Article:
“The pressure on Europe's external borders is still high and refugee and migrant flows may rise significantly when the weather gets better,” Danish Integration Minister Inger Stojberg said in a statement.
“It is necessary to extend the border controls so that we ensure that large groups of refugees and migrants do not accumulate here in Denmark,” she added.
The controls were introduced on January 4th, hours after Sweden began requiring rail and ferry companies to verify the identities of people travelling from Denmark across the Oresund Strait, and have been extended four times.
Last year Denmark largely served as a transit country for migrants travelling to Sweden, which until recently had some of Europe's most generous asylum rules.
Denmark received more than 21,000 asylum applications in 2015, a 44 percent jump from 2014, though significantly fewer than its northern neighbour, which registered 163,000 asylum applications in the same year.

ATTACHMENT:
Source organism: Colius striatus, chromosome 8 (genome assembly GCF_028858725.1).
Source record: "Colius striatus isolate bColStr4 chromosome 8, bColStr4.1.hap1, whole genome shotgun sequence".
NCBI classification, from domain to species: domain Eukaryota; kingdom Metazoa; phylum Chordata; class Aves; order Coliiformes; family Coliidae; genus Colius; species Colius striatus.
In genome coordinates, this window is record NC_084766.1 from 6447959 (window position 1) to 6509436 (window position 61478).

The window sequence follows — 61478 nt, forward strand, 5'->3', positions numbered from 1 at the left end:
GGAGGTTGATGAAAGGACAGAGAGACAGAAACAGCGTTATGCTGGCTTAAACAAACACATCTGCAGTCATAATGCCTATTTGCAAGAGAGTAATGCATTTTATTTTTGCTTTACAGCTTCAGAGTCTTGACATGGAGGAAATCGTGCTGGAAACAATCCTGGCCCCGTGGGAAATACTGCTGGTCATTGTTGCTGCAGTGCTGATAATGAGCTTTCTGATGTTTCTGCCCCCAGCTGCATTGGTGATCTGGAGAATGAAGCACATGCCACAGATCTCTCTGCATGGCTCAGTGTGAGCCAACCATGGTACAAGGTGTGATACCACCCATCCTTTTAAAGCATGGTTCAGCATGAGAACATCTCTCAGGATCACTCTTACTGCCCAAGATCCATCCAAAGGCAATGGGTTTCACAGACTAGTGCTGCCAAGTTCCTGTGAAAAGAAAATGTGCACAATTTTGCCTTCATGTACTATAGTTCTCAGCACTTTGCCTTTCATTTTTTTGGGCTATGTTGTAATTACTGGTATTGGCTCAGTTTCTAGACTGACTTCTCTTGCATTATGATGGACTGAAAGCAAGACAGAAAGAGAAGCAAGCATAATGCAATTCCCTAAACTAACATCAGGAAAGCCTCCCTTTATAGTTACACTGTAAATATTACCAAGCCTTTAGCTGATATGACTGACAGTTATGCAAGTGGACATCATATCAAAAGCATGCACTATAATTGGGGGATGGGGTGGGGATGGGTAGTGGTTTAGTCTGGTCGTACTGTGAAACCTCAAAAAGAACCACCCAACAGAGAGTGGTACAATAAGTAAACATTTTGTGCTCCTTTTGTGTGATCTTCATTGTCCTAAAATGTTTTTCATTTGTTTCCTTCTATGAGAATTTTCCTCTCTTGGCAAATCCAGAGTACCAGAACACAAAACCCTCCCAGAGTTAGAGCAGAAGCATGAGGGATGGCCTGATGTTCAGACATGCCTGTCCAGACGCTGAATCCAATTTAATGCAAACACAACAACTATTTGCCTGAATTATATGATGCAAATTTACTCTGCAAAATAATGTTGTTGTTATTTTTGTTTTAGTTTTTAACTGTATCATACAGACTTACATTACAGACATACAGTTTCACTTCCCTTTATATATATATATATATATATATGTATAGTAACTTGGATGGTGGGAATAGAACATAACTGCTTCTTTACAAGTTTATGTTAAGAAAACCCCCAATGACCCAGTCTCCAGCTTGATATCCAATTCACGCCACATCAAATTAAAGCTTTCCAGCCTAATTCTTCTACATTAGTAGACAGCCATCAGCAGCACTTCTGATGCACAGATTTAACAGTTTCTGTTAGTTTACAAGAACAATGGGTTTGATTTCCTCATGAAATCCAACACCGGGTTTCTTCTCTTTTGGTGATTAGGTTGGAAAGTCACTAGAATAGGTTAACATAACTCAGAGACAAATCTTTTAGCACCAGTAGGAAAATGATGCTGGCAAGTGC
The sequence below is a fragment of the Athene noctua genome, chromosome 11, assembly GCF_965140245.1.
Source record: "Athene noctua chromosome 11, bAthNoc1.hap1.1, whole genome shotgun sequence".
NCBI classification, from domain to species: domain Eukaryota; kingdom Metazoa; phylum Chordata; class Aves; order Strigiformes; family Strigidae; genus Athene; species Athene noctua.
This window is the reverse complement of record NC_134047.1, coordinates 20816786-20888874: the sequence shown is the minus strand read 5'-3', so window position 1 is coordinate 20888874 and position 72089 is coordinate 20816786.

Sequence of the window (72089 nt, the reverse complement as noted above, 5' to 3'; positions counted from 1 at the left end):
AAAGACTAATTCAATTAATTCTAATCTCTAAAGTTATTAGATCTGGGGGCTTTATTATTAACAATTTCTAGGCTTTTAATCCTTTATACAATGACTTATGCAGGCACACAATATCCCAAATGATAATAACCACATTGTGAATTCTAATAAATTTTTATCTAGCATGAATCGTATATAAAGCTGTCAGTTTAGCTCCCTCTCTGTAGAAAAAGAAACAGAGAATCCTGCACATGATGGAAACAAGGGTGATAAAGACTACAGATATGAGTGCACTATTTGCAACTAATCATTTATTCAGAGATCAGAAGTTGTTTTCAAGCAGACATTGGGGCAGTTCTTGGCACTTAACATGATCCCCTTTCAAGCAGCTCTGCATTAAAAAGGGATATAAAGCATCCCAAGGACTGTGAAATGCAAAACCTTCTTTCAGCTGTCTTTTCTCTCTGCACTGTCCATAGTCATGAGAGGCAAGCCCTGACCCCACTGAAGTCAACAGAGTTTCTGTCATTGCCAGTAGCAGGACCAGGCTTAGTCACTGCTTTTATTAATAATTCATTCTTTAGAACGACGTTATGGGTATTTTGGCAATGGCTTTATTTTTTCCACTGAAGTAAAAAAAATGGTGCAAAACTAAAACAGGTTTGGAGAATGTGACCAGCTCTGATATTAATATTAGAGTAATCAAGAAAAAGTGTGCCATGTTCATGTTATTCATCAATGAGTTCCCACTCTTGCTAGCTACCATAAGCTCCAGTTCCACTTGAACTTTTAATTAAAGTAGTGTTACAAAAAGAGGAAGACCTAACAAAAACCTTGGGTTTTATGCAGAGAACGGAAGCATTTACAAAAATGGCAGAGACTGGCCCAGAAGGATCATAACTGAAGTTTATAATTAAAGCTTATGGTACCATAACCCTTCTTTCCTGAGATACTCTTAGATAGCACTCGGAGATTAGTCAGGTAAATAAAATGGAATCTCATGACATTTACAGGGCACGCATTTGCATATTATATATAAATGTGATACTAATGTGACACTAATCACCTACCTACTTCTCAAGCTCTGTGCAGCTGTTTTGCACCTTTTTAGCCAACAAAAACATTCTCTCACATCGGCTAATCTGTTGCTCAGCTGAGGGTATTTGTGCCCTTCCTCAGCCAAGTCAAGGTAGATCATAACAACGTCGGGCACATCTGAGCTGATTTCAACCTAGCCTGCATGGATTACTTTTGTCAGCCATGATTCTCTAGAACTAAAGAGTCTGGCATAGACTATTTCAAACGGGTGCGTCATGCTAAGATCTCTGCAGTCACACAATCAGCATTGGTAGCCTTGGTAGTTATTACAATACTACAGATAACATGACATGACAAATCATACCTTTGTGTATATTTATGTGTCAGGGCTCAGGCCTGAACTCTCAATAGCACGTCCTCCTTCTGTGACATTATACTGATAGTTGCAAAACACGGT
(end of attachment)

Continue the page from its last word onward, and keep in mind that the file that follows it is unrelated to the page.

In Germany, the number of refugees seeking asylum has dropped in recent months, plunging by a third between January and February.
Experts in Germany have attributed the decrease to weather conditions, as well as the closing of borders along the Balkan route immigrants have taken through Europe.
The number of people seeking asylum in Denmark fell to 35 in the week ending on Tuesday, the lowest number since the border checks were introduced, according to data from the Danish government.
“Asylum numbers can fluctuate considerably from day to day… It may be due to several things,” Stojberg told Danish news agency Ritzau, citing bad weather conditions and border checks in Denmark and elsewhere in Europe as possible explanations.